Posts Tagged ‘orphan books’

Google at their word

Tuesday, August 4th, 2009

As part of Google’s propaganda tour selling their proposed book monopoly, a surprising and seemingly hypocritical theme emerged loud and clear. Straight from the “have cake and eat it too” department, Google’s senior traveling digital book salesman, Dan Clancy, professed his undying commitment to the legislative process as it relates to orphan works.

At a Computer History Museum event last week in Silicon Valley, Clancy suggested that the best way to address the orphan books issue is for Congress to pass legislation, and that Google is not only supportive of this effort, but pushing for it.

Well, we’d like to take Google at their word and hope that they live up to that commitment. And we hope that they do it in a way that is honest and forthright, not self-serving and diversionary. At the Internet Archive, we believe that the right way to gain access to orphan books is to not break the law while you are doing it, and to work through Congress to ensure that the people’s voice in copyright is articulated the way the system was designed to work, not through a private, secret deal that we’re being assured is in our best interests by Google. For the browsing, lending, and vending of digital books, the Archive is seeking an open and competitive market with appropriate safeguards for readers, not a monopoly bookstore created by the biggest online advertising company in the world.

No one elected Google to write copyright law for America. And the Author’s Guild and American Association of Publishers simply do not accurately represent the diverse cross-section of those communities. If Google is really interested in honoring our legislative process, let’s acknowledge that Congress is the path that our government chose to make copyright law and codify its exceptions — instead of crafting secret deals through class action settlements.

To that end, we are calling on Google to petition the court and seek a delay to the October hearing regarding the settlement. Furthermore, we demand that Google publicly demonstrate their leadership and influence in DC to immediately fuel the legislative process on orphan works. That way, they could be part of a truly “non-exclusive” deal by ensuring that all stakeholders are provided the same set of rules from Day 1.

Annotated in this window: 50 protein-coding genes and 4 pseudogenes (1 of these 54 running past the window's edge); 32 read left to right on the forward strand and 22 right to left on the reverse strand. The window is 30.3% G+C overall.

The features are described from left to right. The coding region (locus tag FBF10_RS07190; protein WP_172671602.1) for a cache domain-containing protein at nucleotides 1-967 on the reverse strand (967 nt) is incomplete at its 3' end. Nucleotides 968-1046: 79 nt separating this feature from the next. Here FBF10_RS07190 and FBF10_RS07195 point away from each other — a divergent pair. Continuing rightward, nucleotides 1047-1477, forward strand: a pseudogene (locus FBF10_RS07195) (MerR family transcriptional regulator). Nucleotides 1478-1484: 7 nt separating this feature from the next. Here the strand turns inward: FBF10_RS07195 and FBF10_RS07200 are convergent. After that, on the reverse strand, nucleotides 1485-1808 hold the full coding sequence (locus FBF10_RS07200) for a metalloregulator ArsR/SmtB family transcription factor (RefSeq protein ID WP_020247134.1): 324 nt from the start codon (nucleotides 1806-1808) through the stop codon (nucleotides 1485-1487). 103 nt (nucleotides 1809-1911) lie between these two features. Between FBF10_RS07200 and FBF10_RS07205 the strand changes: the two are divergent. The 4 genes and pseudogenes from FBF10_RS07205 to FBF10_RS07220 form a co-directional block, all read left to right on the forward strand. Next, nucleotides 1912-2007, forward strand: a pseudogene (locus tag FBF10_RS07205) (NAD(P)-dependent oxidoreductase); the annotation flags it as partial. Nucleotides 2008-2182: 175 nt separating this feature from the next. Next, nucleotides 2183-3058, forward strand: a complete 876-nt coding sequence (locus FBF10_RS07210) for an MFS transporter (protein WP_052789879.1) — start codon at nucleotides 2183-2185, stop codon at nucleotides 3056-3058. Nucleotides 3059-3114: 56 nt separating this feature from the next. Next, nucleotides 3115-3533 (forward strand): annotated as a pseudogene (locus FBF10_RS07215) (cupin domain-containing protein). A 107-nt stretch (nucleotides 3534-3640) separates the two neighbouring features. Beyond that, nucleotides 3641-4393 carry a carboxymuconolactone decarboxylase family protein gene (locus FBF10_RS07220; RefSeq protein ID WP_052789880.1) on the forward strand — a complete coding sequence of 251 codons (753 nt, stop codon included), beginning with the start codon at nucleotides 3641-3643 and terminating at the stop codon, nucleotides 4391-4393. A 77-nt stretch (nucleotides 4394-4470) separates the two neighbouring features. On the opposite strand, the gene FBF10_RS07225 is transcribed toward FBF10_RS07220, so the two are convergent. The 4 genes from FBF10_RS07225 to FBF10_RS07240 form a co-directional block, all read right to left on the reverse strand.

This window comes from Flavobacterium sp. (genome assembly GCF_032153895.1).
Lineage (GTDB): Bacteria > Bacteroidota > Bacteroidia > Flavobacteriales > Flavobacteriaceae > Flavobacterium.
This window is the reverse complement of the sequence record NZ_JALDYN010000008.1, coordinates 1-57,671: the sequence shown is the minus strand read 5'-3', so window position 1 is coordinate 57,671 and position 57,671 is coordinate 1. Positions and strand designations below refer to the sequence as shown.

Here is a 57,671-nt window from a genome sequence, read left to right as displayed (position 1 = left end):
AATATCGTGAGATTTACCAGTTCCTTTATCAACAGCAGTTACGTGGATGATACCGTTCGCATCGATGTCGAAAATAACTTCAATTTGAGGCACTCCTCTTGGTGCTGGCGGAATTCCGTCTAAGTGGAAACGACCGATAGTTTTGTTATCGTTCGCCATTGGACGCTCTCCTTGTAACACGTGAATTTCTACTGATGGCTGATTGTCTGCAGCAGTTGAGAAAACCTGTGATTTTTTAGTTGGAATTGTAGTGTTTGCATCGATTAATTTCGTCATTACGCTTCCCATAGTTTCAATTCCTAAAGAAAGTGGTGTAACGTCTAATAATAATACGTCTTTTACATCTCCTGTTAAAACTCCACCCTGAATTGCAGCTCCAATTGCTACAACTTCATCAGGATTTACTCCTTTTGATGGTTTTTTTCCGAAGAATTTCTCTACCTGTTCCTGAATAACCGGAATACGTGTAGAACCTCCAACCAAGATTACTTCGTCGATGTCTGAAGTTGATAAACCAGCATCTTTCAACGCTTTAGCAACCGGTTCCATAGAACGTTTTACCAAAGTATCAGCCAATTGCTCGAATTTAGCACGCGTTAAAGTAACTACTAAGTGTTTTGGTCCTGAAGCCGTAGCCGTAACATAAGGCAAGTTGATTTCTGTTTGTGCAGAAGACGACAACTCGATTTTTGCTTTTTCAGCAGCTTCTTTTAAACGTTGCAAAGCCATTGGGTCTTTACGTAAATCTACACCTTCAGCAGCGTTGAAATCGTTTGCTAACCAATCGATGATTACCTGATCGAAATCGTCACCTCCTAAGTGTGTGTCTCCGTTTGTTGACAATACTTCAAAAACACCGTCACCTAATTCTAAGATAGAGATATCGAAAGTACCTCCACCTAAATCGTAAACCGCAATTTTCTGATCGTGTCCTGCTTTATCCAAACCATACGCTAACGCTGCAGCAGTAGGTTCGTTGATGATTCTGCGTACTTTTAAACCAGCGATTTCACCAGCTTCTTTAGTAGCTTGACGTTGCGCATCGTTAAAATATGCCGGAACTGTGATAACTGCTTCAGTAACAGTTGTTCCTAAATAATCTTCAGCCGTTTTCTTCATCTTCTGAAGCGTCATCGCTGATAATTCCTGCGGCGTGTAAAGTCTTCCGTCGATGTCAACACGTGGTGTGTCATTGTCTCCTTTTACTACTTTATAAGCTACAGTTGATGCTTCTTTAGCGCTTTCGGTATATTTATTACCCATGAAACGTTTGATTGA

We await Google’s response.

Questions for the Google books monopoly

Thursday, July 30th, 2009

This week, the Google Book Search team and its partners are embarking on a nationwide propaganda tour. Events in New York, Washington, DC, Silicon Valley and Boston are designed to ease the growing fears over what the Google Books settlement proposal means for libraries, schools, students, authors, and readers of all stripes.

At the Internet Archive, we encourage people to listen to what Google Books has to say with a healthy dose of skepticism, and specifically, to ask the company and its partners about the following troubling issues:

Orphan Books: This settlement gives Google exclusive rights to scan, digitize and publish millions of orphan works, with a release from legal liability for copyright infringement. Google claims that anyone can scan these books — but no one else has the same legal protections that Google has. Would the parties to the settlement amend the settlement to extend legal liability indemnification to any and all digitizers of orphan works? If not, why not leave orphans out of the settlement and compel a legislative solution instead of striking a private deal in a District Court?

The Book Rights Registry Monopoly: The settlement creates what is effectively a monopoly in the Book Rights Registry. The Books Rights Registry will be a privately-held, privately-administered exclusive marketplace where digitized books are priced. Why should this function be handed over to a monopoly controlled through the Authors Guild and AAP? Why can’t there be an open framework that allows for more than one registry – giving rights holders and others a choice? For domain names, consumers and businesses have a choice of where to register a domain name – creating competition. Would Google and its monopoly partners endorse an open registry system?

Privacy: Despite repeated requests, Google has declined to give any details about what privacy controls it would put in place on its Book Search product. Will Google track the books that we are reading and make this information available to sell advertising against it? Will Google refuse to share information with the government about what books people are reading, as libraries routinely do? Will Google even publish a robust privacy policy on its Book Search product before the settlement issue is resolved?

More and more people are recognizing the Google Book Settlement for what it really is — an insider deal cut between powerful, private interests that creates a profit-making monopoly over the greatest source of our culture’s common knowledge. We urge everyone who cares about books to come to their rescue.